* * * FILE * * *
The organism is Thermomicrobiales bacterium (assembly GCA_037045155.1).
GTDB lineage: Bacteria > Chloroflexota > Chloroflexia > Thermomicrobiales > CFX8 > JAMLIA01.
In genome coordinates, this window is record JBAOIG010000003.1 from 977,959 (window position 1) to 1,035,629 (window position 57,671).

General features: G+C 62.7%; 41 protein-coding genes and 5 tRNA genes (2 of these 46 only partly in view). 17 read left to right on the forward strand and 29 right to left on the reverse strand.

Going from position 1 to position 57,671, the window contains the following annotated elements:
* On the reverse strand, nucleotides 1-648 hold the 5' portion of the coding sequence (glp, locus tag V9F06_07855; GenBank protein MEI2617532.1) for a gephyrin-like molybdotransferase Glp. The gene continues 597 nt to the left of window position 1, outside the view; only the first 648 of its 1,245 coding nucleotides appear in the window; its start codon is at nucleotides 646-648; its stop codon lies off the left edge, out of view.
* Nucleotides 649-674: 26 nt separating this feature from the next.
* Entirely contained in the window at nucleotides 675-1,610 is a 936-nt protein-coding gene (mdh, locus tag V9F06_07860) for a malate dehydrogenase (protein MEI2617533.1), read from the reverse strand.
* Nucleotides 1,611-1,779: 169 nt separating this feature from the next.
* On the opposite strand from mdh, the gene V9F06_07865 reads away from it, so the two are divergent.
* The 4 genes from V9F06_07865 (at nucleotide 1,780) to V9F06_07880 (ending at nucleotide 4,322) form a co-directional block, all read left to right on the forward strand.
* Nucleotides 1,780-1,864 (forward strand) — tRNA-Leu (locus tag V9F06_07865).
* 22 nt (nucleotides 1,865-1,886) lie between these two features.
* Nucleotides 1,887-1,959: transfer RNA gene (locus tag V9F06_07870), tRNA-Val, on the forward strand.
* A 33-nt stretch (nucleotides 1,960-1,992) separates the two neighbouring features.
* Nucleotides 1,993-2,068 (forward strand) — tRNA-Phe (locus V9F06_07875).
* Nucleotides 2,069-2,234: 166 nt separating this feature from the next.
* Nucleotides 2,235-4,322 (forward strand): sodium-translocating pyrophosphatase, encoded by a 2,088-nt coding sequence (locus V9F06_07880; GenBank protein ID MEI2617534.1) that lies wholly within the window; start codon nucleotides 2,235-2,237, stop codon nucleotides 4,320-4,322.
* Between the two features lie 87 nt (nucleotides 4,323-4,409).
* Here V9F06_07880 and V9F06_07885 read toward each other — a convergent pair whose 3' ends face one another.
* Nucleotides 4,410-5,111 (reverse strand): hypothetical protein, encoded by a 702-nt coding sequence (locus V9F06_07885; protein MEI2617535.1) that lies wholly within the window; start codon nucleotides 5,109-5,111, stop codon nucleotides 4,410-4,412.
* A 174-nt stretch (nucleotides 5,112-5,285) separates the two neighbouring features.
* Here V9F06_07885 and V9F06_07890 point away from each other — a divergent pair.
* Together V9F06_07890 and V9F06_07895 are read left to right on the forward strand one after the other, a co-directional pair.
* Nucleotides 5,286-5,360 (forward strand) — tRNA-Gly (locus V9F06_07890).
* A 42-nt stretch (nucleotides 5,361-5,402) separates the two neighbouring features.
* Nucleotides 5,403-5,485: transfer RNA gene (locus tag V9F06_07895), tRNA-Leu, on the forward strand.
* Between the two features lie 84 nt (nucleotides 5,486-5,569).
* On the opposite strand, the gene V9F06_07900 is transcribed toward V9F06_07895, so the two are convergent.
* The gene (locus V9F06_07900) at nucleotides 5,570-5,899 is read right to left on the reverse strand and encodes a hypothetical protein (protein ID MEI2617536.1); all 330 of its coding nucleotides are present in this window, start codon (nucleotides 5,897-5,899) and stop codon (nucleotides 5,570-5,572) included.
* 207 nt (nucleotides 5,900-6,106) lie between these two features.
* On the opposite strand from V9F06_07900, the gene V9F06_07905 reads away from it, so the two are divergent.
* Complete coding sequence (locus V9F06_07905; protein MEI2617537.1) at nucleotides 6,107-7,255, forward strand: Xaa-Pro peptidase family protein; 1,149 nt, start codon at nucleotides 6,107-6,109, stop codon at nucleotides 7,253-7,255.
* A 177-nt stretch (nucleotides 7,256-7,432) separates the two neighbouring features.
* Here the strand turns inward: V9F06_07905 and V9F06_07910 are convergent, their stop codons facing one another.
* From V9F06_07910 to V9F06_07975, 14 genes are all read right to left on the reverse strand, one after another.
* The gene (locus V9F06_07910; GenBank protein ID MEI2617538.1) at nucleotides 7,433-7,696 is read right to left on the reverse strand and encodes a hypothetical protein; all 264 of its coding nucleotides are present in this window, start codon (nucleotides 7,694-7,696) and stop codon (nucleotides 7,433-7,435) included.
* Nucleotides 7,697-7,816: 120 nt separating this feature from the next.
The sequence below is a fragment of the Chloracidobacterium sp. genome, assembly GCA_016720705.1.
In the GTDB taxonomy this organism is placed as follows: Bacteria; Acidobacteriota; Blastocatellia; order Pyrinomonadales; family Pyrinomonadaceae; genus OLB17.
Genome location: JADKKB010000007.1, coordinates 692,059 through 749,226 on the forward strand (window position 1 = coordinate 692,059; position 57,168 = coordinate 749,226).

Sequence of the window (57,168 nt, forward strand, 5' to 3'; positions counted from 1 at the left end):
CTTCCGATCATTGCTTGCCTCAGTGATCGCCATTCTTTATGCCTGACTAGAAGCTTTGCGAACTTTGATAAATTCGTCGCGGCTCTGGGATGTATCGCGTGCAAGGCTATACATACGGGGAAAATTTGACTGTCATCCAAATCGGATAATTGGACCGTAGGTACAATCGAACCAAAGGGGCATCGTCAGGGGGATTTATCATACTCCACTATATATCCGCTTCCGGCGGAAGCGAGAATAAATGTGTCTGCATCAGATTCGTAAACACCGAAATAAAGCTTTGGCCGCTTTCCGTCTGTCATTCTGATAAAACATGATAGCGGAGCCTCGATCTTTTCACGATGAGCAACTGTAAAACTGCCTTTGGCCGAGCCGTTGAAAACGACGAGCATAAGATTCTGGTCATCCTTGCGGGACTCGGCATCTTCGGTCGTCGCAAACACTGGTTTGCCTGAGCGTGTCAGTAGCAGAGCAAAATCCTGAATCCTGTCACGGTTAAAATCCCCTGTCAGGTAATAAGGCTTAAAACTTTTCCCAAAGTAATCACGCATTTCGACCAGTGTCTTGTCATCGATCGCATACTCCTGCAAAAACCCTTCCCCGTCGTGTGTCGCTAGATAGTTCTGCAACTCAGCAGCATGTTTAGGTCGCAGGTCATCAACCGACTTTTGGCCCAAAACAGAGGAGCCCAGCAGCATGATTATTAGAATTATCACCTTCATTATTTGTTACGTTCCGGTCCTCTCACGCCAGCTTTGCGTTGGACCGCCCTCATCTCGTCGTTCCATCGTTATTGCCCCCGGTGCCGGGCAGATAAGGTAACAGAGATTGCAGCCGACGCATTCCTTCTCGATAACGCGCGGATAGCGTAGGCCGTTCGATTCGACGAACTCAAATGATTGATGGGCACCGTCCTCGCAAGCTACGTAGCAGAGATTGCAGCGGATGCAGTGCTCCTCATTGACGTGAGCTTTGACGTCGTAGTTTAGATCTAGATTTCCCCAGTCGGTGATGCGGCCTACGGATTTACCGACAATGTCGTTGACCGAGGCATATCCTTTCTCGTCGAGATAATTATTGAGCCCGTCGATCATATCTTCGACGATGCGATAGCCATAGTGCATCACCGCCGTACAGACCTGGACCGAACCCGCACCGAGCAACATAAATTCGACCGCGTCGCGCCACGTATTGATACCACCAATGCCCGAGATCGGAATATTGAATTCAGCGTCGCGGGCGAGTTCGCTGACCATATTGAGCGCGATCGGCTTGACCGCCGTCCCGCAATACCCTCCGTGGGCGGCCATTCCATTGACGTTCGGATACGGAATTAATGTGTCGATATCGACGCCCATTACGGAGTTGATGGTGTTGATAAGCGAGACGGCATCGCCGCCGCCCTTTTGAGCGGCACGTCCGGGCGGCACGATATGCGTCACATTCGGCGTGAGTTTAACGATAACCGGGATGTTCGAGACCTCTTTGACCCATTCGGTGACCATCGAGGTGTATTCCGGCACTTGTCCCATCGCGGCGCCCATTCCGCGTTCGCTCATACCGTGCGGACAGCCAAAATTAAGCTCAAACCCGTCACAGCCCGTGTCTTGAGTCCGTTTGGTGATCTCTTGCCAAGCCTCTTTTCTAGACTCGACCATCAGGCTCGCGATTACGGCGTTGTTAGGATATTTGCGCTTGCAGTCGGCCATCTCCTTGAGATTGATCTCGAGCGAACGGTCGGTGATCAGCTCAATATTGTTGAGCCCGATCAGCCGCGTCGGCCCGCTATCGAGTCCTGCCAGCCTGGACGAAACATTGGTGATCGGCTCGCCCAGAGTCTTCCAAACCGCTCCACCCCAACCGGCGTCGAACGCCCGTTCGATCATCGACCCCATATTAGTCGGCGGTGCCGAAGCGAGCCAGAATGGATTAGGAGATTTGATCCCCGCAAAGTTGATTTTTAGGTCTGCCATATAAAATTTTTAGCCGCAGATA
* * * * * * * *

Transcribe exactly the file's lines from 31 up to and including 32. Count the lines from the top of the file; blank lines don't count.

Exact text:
* 207 nt (nucleotides 5,900-6,106) lie between these two features.
* On the opposite strand from V9F06_07900, the gene V9F06_07905 reads away from it, so the two are divergent.